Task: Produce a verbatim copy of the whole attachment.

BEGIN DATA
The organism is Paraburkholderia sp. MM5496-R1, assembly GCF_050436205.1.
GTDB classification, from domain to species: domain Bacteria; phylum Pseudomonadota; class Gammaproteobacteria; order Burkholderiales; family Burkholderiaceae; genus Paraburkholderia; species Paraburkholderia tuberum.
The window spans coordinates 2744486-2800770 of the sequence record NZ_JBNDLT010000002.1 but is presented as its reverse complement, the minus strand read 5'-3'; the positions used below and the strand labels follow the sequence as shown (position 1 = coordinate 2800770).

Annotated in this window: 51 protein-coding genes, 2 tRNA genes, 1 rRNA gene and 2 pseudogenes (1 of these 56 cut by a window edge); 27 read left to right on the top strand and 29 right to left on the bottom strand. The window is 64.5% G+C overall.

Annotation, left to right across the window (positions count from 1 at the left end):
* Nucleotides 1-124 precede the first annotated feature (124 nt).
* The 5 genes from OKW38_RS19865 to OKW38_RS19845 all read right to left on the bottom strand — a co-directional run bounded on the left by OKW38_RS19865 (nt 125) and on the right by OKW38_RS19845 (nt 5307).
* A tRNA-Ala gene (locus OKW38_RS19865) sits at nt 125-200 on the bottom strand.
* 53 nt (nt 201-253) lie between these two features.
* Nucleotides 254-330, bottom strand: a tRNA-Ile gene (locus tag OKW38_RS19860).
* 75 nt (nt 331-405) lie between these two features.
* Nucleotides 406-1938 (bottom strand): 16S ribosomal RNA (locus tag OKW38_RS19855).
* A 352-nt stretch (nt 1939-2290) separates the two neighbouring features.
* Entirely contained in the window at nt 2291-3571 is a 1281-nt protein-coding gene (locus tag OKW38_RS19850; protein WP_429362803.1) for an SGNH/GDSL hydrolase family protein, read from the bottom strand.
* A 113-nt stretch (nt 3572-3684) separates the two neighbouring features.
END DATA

The organism is Paraburkholderia sp. MM5496-R1, assembly GCF_050436205.1.
GTDB classification, from domain to species: domain Bacteria; phylum Pseudomonadota; class Gammaproteobacteria; order Burkholderiales; family Burkholderiaceae; genus Paraburkholderia; species Paraburkholderia tuberum.
The window spans coordinates 2744486-2800770 of the sequence record NZ_JBNDLT010000002.1 but is presented as its reverse complement, the minus strand read 5'-3'; the positions used below and the strand labels follow the sequence as shown (position 1 = coordinate 2800770).

Annotated in this window: 51 protein-coding genes, 2 tRNA genes, 1 rRNA gene and 2 pseudogenes (1 of these 56 cut by a window edge); 27 read left to right on the top strand and 29 right to left on the bottom strand. The window is 64.5% G+C overall.

Annotation, left to right across the window (positions count from 1 at the left end):
* Nucleotides 1-124 precede the first annotated feature (124 nt).
* The 5 genes from OKW38_RS19865 to OKW38_RS19845 all read right to left on the bottom strand — a co-directional run bounded on the left by OKW38_RS19865 (nt 125) and on the right by OKW38_RS19845 (nt 5307).
* A tRNA-Ala gene (locus OKW38_RS19865) sits at nt 125-200 on the bottom strand.
* 53 nt (nt 201-253) lie between these two features.
* Nucleotides 254-330, bottom strand: a tRNA-Ile gene (locus tag OKW38_RS19860).
* 75 nt (nt 331-405) lie between these two features.
* Nucleotides 406-1938 (bottom strand): 16S ribosomal RNA (locus tag OKW38_RS19855).
* A 352-nt stretch (nt 1939-2290) separates the two neighbouring features.
* Entirely contained in the window at nt 2291-3571 is a 1281-nt protein-coding gene (locus tag OKW38_RS19850; protein WP_429362803.1) for an SGNH/GDSL hydrolase family protein, read from the bottom strand.
* A 113-nt stretch (nt 3572-3684) separates the two neighbouring features.